And therefore we reject that damnable error of the Epicureans, who say that God regards nothing, but leaves all things to chance.

Heidelberg Catechism, 1563

Of God the Father and our Creation

Lord’s Day 9

26. What do you believe when you say: “I believe in God the Father Almighty, Maker of heaven and earth?”

That the eternal Father of our Lord Jesus Christ, who of nothing made heaven and earth with all that in them is, who likewise upholds, and governs the same by His eternal counsel and providence, is for the sake of Christ, His Son, my God and my Father, in whom I so trust as to have no doubt that He will provide me with all things necessary for body and soul; and further, that whatever evil He sends upon me in this troubled life, He will turn to my good; for He is able to do it, being Almighty God, and willing also, being a faithful Father.


Lord’s Day 10

27. What do you understand by the providence of God?

The almighty, everywhere-present power of God, whereby, as it were by His hand, He still upholds heaven and earth with all creatures, and so governs them that herbs and grass, rain and drought, fruitful and barren years, meat and drink, health and sickness, riches and poverty, indeed, all things come not by chance, but by His fatherly hand.

28. What does it profit us to know that God created, and by His providence upholds, all things?

That we may be patient in adversity, thankful in prosperity, and for what is future have good confidence in our faithful God and Father, that no creature shall separate us from His love, since all creatures are so in His hand, that without His will they cannot so much as move.

 Westminster Confession of Faith, 1643-1649

Chapter V: Of Providence

1. God the great Creator of all things doth uphold (Neh 9:6; Ps 145:14-16; Heb 1:3), direct, dispose, and govern all creatures, actions, and things (Dan 4:34-35; Ps 135:6; Acts 17:25-26, 28; Job 38-41), from the greatest even to the least (Matt 10:29-31; 6:26, 30), by his most wise and holy providence (Prov 15:3; 2 Chr 16:9; Ps 104:24; 145:17), according to his infallible foreknowledge (Acts 15:18 [TR]; Ps 94:8-11; Isa 42:9; Ezek 11:5), and the free and immutable counsel of his own will (Eph 1:11; Ps 33:10-11), to the praise of the glory of his wisdom, power, justice, goodness, and mercy (Isa 63:14; Eph 3:10; Rom 9:17; Gen 45:7;Ps 145:7).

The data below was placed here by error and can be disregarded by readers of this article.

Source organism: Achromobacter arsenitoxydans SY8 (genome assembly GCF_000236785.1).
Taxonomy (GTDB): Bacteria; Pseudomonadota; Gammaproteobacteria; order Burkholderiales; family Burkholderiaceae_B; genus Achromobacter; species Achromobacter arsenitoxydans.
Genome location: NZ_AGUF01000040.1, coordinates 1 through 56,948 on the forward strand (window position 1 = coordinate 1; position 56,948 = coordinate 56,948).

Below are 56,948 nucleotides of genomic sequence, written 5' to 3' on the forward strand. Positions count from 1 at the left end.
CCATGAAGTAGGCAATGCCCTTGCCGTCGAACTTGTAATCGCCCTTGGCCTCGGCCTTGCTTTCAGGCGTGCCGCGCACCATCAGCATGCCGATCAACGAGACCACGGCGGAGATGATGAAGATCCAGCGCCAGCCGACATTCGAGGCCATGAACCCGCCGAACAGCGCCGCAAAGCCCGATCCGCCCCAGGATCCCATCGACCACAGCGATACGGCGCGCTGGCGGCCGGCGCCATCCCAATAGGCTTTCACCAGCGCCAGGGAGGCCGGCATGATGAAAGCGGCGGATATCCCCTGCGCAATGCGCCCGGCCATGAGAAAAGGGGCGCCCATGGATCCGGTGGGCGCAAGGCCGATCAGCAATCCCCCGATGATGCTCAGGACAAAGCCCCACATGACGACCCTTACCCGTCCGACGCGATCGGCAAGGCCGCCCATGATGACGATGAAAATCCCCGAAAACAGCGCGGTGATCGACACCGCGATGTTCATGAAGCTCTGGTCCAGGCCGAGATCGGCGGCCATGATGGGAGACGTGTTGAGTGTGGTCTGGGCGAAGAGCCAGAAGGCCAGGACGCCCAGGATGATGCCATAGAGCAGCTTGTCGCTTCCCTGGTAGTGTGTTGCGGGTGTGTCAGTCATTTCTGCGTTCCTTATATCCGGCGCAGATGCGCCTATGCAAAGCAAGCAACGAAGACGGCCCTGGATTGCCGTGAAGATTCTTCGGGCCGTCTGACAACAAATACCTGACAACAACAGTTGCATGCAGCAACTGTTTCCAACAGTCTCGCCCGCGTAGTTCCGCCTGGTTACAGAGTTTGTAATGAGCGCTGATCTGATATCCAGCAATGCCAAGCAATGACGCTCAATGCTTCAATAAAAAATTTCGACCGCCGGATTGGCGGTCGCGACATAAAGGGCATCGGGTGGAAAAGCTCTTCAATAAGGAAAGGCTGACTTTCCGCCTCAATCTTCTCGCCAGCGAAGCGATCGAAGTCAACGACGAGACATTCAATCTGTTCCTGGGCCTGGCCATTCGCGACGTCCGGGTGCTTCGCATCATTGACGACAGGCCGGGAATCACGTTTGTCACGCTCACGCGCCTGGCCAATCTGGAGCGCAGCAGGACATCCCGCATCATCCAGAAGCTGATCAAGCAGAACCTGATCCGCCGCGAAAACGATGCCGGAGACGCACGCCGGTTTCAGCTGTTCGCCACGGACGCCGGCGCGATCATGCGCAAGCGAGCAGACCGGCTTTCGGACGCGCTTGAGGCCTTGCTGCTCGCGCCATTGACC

2. Although, in relation to the foreknowledge and decree of God, the first Cause, all things come to pass immutably, and infallibly (Acts 2:23; Isa 14:24, 27); yet, by the same providence, he ordereth them to fall out, according to the nature of second causes, either necessarily, freely, or contingently (Gen 8:22; Jer 31:35; Exod 21:13; Deut 19:5; 1 Kgs 22:28, 34; Isa 10:6-7).

3. God, in his ordinary providence, maketh use of means (Acts 27:31, 44; Isa 55:10-11; Hos 2:21-22), yet is free to work without (Hos 1:7; Matt 4:4; Job 34:20), above (Rom 4:19-21), and against them (2 Kgs 6:6;Dan 3:27), at his pleasure.

4. The almighty power, unsearchable wisdom, and infinite goodness of God so far manifest themselves in his providence, that it extendeth itself even to the first fall, and all other sins of angels and men (Isa 45:7;Rom 11:32-34; 2 Sam 24:1; 1 Chr 21:1; 1 Kgs 22:22-23; 1 Chr 10:4, 13-14; 2 Sam 16:10; Acts 2:23; 4:27-28); and that not by a bare permission (John 12:40; Acts 14:16; 2 Thess 2:11), but such as hath joined with it a most wise and powerful bounding (Ps 76:10; 2 Kgs 19:28), and otherwise ordering, and governing of them, in a manifold dispensation, to his own holy ends (Gen 50:20; Isa 10:6-7, 12); yet so, as the sinfulness thereof proceedeth only from the creature, and not from God, who, being most holy and righteous, neither is nor can be the author or approver of sin (Jas 1:13-14, 17; 1 John 2:16; Ps 50:21).